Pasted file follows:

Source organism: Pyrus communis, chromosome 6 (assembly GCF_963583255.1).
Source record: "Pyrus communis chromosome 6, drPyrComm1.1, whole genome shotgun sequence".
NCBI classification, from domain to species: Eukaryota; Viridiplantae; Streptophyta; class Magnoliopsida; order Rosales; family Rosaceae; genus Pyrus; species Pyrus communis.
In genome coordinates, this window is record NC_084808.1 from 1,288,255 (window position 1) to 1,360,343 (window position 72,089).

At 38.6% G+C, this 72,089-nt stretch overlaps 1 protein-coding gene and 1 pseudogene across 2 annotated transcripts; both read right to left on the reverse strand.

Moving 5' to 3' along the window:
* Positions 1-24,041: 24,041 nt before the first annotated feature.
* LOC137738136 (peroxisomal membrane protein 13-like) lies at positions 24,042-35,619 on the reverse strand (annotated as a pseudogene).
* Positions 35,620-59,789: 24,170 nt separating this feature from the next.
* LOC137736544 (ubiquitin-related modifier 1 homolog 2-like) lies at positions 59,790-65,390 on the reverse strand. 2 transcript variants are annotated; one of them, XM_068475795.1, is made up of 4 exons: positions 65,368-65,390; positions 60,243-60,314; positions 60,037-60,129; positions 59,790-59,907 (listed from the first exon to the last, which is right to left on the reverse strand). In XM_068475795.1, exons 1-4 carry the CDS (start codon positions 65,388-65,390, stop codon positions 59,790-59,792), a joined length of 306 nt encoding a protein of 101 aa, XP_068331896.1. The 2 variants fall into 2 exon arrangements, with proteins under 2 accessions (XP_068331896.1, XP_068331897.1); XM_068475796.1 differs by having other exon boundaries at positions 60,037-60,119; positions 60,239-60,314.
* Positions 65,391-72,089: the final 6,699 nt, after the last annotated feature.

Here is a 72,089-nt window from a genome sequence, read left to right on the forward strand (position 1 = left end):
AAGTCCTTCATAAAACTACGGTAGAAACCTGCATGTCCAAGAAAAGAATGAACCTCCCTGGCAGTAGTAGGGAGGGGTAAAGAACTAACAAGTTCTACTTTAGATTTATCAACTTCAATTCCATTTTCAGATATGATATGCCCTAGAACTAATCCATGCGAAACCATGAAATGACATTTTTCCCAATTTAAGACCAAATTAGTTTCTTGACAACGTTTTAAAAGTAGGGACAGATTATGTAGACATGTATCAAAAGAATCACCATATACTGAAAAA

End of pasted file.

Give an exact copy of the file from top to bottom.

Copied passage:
Source organism: Pyrus communis, chromosome 6 (assembly GCF_963583255.1).
Source record: "Pyrus communis chromosome 6, drPyrComm1.1, whole genome shotgun sequence".
NCBI classification, from domain to species: Eukaryota; Viridiplantae; Streptophyta; class Magnoliopsida; order Rosales; family Rosaceae; genus Pyrus; species Pyrus communis.
In genome coordinates, this window is record NC_084808.1 from 1,288,255 (window position 1) to 1,360,343 (window position 72,089).

At 38.6% G+C, this 72,089-nt stretch overlaps 1 protein-coding gene and 1 pseudogene across 2 annotated transcripts; both read right to left on the reverse strand.

Moving 5' to 3' along the window:
* Positions 1-24,041: 24,041 nt before the first annotated feature.
* LOC137738136 (peroxisomal membrane protein 13-like) lies at positions 24,042-35,619 on the reverse strand (annotated as a pseudogene).
* Positions 35,620-59,789: 24,170 nt separating this feature from the next.
* LOC137736544 (ubiquitin-related modifier 1 homolog 2-like) lies at positions 59,790-65,390 on the reverse strand. 2 transcript variants are annotated; one of them, XM_068475795.1, is made up of 4 exons: positions 65,368-65,390; positions 60,243-60,314; positions 60,037-60,129; positions 59,790-59,907 (listed from the first exon to the last, which is right to left on the reverse strand). In XM_068475795.1, exons 1-4 carry the CDS (start codon positions 65,388-65,390, stop codon positions 59,790-59,792), a joined length of 306 nt encoding a protein of 101 aa, XP_068331896.1. The 2 variants fall into 2 exon arrangements, with proteins under 2 accessions (XP_068331896.1, XP_068331897.1); XM_068475796.1 differs by having other exon boundaries at positions 60,037-60,119; positions 60,239-60,314.
* Positions 65,391-72,089: the final 6,699 nt, after the last annotated feature.

Here is a 72,089-nt window from a genome sequence, read left to right on the forward strand (position 1 = left end):
AAGTCCTTCATAAAACTACGGTAGAAACCTGCATGTCCAAGAAAAGAATGAACCTCCCTGGCAGTAGTAGGGAGGGGTAAAGAACTAACAAGTTCTACTTTAGATTTATCAACTTCAATTCCATTTTCAGATATGATATGCCCTAGAACTAATCCATGCGAAACCATGAAATGACATTTTTCCCAATTTAAGACCAAATTAGTTTCTTGACAACGTTTTAAAAGTAGGGACAGATTATGTAGACATGTATCAAAAGAATCACCATATACTGAAAAA